This type of meditation involves repeating a phrase or word repeatedly. The phrase acts as an anchor to clear your mind. The Transcendental Meditation (TM) movement has made mantra/affirmation meditation a popular form of meditation. In TM, adherents repeat a mantra (word or saying) over and over again. This is what many people think of when they think of “meditation.” A bunch of people sitting around on pillows chanting “Aum! Aum! Aum!” or something similar. Basically the vibrations of the word or phrase are supposed to act as an anchor, as well as a stimulant to allow for a clear mind and spiritual progression to take place.
One of my favorite things to do is to repeat the Lord’s Prayer one word at a time. Start with “our” and say “our” in your mind. Try to visualize it in your mind’s eye and just focus on “our” for 10-15 seconds (don’t worry about being exact because that defeats the purpose). Then clear your mind and either mentally or audibly repeat “Aum!” deeply and slowly three or four times, then move onto “Father”…. Continue through the prayer until you get to the end.
You can also repeat a positive affirmation or phrase (Tony Robbins style) such as: “I am great, I am a good person, I am a strong person, etc..” Or meditate on any particularly motivational or inspirational quote that will force you to focus on positive aspects and dismiss negative aspects.
What you use as your mantra or affirmation is completely up to you. Just use what works for you and what you’re comfortable with.
Insight meditation is designed to explore and focus on one thought or feeling. Before starting an insight meditation, it’s important to have a very calm mind. It might be useful to begin with a breath (mindfulness) meditation to quiet your monkey mind. Once you feel calm and relaxed, you’re ready to move into your insight meditation.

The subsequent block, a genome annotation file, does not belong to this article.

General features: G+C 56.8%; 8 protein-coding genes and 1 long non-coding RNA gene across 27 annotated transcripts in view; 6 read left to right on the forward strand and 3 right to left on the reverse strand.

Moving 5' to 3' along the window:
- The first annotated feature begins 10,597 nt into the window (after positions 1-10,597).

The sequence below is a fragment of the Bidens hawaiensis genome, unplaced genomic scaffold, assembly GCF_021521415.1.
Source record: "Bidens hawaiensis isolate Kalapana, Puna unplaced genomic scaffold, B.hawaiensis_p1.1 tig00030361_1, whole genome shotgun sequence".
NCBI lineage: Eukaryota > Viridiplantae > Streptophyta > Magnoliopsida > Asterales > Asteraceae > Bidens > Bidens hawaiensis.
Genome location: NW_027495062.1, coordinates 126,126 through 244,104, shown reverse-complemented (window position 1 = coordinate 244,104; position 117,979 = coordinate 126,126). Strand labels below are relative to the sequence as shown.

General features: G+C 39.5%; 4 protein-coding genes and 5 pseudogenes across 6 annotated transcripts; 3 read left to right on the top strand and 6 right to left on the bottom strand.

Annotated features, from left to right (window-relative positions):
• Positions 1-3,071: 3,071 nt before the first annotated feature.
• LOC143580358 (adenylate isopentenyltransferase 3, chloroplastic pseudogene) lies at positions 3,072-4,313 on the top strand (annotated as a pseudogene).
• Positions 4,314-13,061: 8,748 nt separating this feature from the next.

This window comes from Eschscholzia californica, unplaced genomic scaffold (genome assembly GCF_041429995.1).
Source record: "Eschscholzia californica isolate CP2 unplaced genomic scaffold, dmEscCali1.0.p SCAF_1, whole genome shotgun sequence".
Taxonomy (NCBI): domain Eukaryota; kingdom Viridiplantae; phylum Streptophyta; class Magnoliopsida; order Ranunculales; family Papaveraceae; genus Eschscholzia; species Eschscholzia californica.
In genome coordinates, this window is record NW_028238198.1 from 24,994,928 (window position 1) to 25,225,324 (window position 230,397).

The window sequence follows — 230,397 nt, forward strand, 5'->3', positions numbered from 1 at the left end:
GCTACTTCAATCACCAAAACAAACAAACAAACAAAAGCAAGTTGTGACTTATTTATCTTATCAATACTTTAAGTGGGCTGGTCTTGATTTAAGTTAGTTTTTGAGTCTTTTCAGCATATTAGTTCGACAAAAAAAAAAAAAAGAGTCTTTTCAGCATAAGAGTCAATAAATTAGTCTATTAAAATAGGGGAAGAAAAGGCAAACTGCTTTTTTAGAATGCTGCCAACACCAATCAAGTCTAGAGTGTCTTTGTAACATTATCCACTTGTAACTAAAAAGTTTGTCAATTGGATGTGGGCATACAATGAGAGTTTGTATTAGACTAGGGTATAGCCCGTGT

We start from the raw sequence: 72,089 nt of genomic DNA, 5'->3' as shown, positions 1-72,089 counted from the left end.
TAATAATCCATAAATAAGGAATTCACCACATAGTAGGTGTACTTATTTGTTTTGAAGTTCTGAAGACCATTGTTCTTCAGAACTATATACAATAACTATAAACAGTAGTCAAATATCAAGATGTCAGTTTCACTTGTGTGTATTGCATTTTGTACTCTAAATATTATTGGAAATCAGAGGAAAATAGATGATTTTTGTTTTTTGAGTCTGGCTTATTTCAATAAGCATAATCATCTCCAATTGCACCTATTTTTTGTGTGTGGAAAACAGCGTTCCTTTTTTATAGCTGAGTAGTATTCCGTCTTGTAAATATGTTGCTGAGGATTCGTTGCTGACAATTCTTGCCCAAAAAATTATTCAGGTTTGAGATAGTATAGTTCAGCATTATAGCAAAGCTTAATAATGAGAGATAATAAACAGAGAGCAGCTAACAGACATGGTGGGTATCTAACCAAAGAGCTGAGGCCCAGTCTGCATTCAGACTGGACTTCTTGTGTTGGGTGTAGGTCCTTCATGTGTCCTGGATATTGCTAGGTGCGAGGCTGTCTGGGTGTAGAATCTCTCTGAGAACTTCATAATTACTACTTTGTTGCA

Pick a topic. Any topic. It could be “love” or “anger” or “justice” or even “death.” Once you have your topic, allow your mind to just run. Don’t try to control what thoughts come to you. For example, if you pick “love,” you may think about your family, wife, child, romance, Mother Theresa, your grandpa, an old couple holding hands, etc. Just let these thoughts pass. Don’t judge them or try to self-edit them. Just explore what love is and what it means to you.
Sometimes it is helpful to think of a negative topic like “hate” and let your mind run. You might be surprised by what pops up in your mind, but don’t judge. Just let your mind do its thing. Sometimes it’s helpful to explore why you associate the images popping up into your head with the word “hate,” and then try to release that negativity.
If you are going to do an insight meditation with a negative topic, it’s important to end your session focusing on something positive. You don’t want to leave your meditation on a sour note. Plus, ending on the positive may give you a better picture of how you really feel about a topic. You may discover that a thought you associated with a negative topic ends up returning as a positive association.
Insight meditation is extremely useful in clearing your mental garbage. It forces you to explore and make connections you may have long forgotten about, but that are still affecting you on a subconscious level.
These meditations are guided by someone (in person or via audio) who takes you through a certain scenario, or even an archetypal dream-type world. You can create your own guided meditation by developing a “plan” for your meditation. Where will you go? What people will you talk to? How will you react to challenges along the way?
Guided meditations allow your imagination to run wild and to really explore mental associations in a very active way. Think of guided meditation as watching an amazing movie where you’re the writer, director, and star.
For example, in your guided meditation you can imagine visiting your younger self to work though issues, have a conversation with a deceased loved one to finish some unsettled business, or even ask advice from some great man that you admire. The possibilities are limited only by your imagination.
We could write a whole series of articles on meditation, but hopefully this one provided you with enough information to pique your interest and get you started on meditating today.
Have any meditation tips? What’s your preferred way of meditating? Share your thoughts with us in the comments.